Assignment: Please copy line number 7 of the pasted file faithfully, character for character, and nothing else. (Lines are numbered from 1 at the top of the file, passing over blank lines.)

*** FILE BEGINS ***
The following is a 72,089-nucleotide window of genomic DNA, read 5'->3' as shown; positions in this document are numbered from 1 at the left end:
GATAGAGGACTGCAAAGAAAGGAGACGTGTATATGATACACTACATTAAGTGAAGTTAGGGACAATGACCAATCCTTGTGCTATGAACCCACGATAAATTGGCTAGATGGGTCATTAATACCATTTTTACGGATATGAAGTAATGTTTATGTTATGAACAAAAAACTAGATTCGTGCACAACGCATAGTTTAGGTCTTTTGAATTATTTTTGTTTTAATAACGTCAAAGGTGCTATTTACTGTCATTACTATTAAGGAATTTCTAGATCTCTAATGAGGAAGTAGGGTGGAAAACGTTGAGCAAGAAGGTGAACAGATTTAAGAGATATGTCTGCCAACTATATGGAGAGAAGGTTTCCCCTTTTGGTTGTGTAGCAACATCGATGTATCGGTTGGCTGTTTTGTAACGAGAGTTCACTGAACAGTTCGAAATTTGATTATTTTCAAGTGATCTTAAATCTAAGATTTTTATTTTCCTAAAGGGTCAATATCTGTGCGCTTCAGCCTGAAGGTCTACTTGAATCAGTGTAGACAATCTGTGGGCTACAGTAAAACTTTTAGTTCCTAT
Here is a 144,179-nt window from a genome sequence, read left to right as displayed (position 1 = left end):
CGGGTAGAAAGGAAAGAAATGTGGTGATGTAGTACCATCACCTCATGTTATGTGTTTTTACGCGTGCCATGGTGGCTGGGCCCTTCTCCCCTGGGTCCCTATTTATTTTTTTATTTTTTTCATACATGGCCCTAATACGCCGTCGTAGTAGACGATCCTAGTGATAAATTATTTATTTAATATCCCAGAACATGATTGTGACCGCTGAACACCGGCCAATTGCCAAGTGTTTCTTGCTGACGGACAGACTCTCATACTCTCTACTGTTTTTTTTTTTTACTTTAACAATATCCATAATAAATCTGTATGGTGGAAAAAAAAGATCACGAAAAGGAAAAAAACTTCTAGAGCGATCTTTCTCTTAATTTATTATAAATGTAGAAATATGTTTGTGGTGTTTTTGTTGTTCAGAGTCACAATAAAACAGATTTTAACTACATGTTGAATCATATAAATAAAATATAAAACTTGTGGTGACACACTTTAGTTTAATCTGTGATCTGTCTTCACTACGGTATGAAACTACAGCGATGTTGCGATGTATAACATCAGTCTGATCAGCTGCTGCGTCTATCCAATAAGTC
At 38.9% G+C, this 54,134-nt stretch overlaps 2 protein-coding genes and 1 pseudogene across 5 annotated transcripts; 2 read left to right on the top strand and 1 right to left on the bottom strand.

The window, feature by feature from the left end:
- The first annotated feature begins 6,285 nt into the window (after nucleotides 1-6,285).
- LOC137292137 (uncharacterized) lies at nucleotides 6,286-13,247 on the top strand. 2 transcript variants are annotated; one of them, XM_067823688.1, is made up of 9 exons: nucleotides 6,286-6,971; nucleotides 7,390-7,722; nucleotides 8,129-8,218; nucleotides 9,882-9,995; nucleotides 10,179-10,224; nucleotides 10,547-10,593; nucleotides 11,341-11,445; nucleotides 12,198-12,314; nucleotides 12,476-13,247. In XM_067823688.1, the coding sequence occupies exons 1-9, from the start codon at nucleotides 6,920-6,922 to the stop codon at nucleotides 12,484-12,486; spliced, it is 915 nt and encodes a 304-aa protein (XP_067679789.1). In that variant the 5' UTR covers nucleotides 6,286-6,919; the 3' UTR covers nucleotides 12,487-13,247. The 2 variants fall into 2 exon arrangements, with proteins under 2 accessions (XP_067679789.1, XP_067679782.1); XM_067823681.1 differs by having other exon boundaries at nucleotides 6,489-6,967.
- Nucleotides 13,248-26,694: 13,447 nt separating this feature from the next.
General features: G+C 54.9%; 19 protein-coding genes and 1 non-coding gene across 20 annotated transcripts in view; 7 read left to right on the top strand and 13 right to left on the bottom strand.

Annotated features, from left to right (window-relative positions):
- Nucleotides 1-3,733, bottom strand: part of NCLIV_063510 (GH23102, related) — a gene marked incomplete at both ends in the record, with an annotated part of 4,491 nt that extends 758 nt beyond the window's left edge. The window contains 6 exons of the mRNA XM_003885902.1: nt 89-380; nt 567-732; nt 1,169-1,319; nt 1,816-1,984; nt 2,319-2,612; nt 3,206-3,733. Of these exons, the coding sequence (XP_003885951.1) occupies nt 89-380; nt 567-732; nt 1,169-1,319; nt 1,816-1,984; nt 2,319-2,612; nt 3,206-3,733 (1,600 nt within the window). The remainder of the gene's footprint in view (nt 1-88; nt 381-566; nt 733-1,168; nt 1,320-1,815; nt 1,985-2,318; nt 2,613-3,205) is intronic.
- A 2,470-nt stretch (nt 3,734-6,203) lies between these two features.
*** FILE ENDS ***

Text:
- The first annotated feature begins 6,285 nt into the window (after nucleotides 1-6,285).